Children with histories of parental separation/divorce or death in a school based helping program with nonprofessional child-aides were compared directly to each other and to referred children without such histories on initial referral problems, treatment goals, and outcome measures. Children with separation/divorce histories were rated by child-aides as having more serious acting-out problems at referral. Aides also set more treatment goals aimed at reducing acting-out for such children than for those with parental death or without such histories. Child-aides also tended to rate children with histories of parental death as having more serious shy-anxious problems and set more treatment goals aimed at reducing such problems than for separation/divorce children. No consistent outcome differences were found between the groups. Implications of these findings for future program direction are discussed. The need for more truly preventive programming for children experiencing such events is emphasized.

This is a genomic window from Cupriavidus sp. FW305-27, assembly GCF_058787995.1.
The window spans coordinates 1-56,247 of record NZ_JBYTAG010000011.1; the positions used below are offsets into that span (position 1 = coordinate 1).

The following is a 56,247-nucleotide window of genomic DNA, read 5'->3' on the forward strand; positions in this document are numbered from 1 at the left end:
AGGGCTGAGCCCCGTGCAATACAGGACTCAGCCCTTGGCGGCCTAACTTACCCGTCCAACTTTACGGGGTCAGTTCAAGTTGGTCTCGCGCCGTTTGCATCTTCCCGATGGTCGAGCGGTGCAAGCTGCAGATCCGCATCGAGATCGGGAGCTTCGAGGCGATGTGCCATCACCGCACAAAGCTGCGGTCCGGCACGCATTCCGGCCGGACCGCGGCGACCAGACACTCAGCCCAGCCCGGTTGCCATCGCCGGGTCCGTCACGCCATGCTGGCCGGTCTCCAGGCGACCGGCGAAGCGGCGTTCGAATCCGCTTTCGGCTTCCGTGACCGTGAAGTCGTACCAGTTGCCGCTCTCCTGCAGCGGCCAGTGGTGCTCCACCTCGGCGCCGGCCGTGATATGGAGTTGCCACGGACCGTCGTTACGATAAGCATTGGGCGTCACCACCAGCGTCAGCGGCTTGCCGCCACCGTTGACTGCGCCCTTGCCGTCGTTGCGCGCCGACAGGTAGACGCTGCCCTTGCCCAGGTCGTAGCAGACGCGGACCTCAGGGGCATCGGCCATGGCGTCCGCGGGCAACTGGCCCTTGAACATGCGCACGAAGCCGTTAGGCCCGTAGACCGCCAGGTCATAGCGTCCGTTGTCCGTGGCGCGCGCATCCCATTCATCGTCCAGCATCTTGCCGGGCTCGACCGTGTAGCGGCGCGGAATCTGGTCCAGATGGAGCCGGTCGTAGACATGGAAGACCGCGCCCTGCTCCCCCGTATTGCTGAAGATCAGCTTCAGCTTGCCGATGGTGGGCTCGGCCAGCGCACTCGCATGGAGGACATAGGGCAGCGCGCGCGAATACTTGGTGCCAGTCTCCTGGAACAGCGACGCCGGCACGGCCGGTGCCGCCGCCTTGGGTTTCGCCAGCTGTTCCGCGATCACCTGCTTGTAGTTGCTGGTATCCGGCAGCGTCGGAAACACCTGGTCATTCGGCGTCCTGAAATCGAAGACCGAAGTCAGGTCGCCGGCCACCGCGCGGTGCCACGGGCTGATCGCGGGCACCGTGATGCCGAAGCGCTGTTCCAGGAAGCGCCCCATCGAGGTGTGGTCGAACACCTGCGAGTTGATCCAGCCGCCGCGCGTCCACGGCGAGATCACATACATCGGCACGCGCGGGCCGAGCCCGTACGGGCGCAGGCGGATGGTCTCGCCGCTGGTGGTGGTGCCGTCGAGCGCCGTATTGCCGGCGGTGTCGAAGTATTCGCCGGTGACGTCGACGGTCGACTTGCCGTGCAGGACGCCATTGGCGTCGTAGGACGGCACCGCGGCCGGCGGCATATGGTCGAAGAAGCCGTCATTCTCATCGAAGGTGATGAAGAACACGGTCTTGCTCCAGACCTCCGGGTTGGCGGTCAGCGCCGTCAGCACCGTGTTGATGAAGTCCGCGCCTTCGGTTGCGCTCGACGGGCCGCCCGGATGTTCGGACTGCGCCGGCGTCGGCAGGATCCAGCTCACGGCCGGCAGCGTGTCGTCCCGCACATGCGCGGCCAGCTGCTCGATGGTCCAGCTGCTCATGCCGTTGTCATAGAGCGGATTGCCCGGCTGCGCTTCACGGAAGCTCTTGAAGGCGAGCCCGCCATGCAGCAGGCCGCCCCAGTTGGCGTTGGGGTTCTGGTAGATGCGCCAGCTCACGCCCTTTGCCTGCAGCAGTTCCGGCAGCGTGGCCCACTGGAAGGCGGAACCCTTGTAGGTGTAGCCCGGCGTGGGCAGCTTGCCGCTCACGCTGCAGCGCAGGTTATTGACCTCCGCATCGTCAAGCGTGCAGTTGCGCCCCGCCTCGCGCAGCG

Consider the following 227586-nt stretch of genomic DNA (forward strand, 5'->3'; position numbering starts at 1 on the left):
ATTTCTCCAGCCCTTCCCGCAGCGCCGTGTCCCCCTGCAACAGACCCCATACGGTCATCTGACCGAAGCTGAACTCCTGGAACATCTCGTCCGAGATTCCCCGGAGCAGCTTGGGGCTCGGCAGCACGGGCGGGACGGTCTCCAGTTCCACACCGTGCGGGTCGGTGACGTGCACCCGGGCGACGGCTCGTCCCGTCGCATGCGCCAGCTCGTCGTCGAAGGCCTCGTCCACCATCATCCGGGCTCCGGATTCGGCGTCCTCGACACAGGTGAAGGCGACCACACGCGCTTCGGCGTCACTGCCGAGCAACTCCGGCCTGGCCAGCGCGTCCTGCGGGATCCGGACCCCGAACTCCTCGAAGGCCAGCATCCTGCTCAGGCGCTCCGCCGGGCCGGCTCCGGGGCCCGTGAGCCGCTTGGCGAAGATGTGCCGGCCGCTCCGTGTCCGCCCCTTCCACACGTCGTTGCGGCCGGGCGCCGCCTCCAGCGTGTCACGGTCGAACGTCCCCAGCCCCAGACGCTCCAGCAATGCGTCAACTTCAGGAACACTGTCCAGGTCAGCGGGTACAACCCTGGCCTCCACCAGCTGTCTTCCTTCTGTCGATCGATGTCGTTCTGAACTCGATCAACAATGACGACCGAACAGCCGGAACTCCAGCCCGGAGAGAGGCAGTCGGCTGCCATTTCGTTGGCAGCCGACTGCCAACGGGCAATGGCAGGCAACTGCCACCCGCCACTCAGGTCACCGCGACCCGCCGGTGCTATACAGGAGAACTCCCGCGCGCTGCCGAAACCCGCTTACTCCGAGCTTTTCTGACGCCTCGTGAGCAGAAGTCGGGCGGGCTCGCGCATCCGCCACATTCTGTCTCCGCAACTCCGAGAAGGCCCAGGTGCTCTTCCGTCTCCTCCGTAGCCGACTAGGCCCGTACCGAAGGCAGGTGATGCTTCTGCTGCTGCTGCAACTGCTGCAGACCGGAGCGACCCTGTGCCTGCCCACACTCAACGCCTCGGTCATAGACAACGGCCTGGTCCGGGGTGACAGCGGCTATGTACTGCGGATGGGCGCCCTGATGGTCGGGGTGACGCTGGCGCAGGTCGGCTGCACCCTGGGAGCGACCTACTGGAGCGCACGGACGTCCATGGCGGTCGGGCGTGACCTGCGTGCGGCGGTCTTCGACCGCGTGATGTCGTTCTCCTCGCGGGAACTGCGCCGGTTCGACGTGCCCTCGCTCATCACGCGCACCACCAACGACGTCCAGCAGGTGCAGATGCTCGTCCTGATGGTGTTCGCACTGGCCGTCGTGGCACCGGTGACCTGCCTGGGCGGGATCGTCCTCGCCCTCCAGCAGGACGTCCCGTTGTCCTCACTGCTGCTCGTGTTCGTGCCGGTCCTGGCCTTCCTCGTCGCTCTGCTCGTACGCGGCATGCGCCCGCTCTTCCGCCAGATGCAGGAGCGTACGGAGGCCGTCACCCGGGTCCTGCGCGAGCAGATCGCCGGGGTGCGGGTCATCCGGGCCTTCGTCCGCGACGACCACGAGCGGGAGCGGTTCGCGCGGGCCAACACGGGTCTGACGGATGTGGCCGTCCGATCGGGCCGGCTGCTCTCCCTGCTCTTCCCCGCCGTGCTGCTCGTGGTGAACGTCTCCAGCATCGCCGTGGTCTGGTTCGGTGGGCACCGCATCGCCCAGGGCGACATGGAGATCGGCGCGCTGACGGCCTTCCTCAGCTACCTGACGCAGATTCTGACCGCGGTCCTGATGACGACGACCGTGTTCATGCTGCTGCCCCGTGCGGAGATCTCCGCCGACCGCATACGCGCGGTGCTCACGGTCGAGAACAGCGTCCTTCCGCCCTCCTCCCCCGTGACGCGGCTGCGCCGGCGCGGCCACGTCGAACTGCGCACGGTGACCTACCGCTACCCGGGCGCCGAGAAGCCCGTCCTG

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Emory L. Cowen is Professor of Psychology at the University of Rochester and Director of the Center for Community Studies there. This research is based on a dissertation submitted in partial fulfillment for the Ph.D. degree at the University of Rochester. We are also grateful to Alice Wilson, Raymond P. Lorion, Ellis Gesten, Michael DeStefano and Raymond Francis for their contributions to data collection and analyses. Parts of this article were presented at the 46th annual meeting of the Eastern Psychological Association, Boston, April, 1978. This research was supported by Grant MH 11820-04 from the National Institute of Mental Health, Experimental and Special Training Branch and Grant NIH 4-SOC7-RRO7015 from the National Institute of Health, Biomedical Support Division.
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Felner, R.D., Ginter, M.A., Boike, M.F. et al. Parental death or divorce in childhood: Problems, interventions, and outcomes in a school based mental health project. J Primary Prevent 1, 240–246 (1981). https://doi.org/10.1007/BF01158986
- Public Health
- Mental Health
- Health Psychology
- Preventive Programming
- Treatment Goal